LOS ANGELES NCUA asked a federal court here yesterday to reconsider a March ruling dismissing the vast majority of $491 million of claims against Goldman Sachs for mortgage-backed securities the Wall Street bank sold to corporate credit union failures U.S. Central FCU and WesCorp FCU, or at least certify the issue for an immediate review by the U.S. Court of Appeals.
In his March ruling, U.S. Judge George Wu said NCUA waited too long to file claims related to seven of the 13 MBS Goldman sold to the two failed corporates and issued a preliminary ruling dismissing the claims.
NCUA said in yesterday’s filing that a recent ruling by the U.S. Court of Appeals in a similar suit brought by Fannie Mae and Freddie Mac supports its case that the three-year statute of limitations on its Goldman claims did not start running until after NCUA liquidated U.S. Central and WesCorp. “The Second Circuit panel joined four other federal district judges that have disagreed with this (the California) Court’s ruling in that regard,” wrote the lawyers representing NCUA in the case.
If the U.S. District Court for the Central District of California continues to disagree with the Second Circuit Court ruling, then NCUA wants it to certify the issue for a so-called interlocutory appeal, one that occurs before the case has been decided in its entirety. “The emergence of this weight of authority from other circuits, combined with the lack of controlling authority in the Ninth Circuit, weighs heavily in favor of interlocutory appeal,” wrote the NCUA lawyers.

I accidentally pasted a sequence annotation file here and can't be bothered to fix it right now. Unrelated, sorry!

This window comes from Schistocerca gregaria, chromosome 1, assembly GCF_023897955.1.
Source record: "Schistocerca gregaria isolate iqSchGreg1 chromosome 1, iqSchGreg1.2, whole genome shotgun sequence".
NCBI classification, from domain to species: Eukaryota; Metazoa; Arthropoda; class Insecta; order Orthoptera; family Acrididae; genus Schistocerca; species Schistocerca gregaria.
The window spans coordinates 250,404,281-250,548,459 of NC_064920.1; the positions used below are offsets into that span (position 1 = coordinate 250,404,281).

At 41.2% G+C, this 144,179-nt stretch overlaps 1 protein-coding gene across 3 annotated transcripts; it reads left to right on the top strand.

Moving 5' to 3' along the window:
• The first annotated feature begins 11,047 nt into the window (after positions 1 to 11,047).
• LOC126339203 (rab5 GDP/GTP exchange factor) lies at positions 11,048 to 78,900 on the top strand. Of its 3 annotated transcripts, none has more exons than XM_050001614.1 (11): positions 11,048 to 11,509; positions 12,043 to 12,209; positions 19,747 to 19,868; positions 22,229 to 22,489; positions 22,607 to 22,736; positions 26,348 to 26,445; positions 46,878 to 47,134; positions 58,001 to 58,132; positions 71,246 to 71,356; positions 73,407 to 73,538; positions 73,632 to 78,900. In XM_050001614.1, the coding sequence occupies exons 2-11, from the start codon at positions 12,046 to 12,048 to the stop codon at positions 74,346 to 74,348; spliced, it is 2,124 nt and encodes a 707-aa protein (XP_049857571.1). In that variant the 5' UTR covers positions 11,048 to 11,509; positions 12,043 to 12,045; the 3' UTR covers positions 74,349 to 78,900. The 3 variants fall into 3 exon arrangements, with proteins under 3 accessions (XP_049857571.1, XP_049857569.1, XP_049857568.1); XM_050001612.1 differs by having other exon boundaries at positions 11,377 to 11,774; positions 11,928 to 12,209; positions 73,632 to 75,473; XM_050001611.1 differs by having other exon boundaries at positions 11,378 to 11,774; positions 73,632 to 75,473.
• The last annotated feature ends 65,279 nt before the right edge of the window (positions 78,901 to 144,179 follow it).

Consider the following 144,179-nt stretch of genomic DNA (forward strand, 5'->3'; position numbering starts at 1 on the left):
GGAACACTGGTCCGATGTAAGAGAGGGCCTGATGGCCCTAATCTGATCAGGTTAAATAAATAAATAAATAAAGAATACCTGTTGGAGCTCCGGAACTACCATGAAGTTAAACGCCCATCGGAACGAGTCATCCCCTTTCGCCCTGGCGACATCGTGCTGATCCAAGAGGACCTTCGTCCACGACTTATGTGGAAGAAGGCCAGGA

The filing comes as NCUA is fighting to save billions of dollars of separate corporate claims in Kansas where U.S. Central, the one-time $52 billion central bank for credit unions, was based. The appellate court, the U.S. Court of Appeals for the Tenth Circuit, held oral arguments on an interlocutory appeal in those cases yesterday.
Both cases are crucial to NCUA’s efforts to recoup an estimated $16 billion of losses it inherited from the failures of U.S. Central, WesCorp and three other corporates, Members United Corporate FCU, Southwest Corporate FCU and Constitution Corporate FCU.
NCUA has filed almost $9 billion of civil claims against dozens of subprime lenders and 10 Wall Street banks that packaged their loans into MBS sold to one or more of the five corporates. Among the banks being sued by NCUA are: Goldman, JP Morgan Chase, RBS Securities, UBS Securities, Credit Suisse Securities, Barclay’s Capital, and several defunct underwriters that have been acquired by surviving banks, including Bear Stearns, Washington Mutual and Wachovia.
In its suits NCUA alleges the Wall Street banks negligently abandoned their own underwriting standards in packing the subprime mortgages into MBS that failed or were significantly downgraded soon after their sale to the doomed corporates.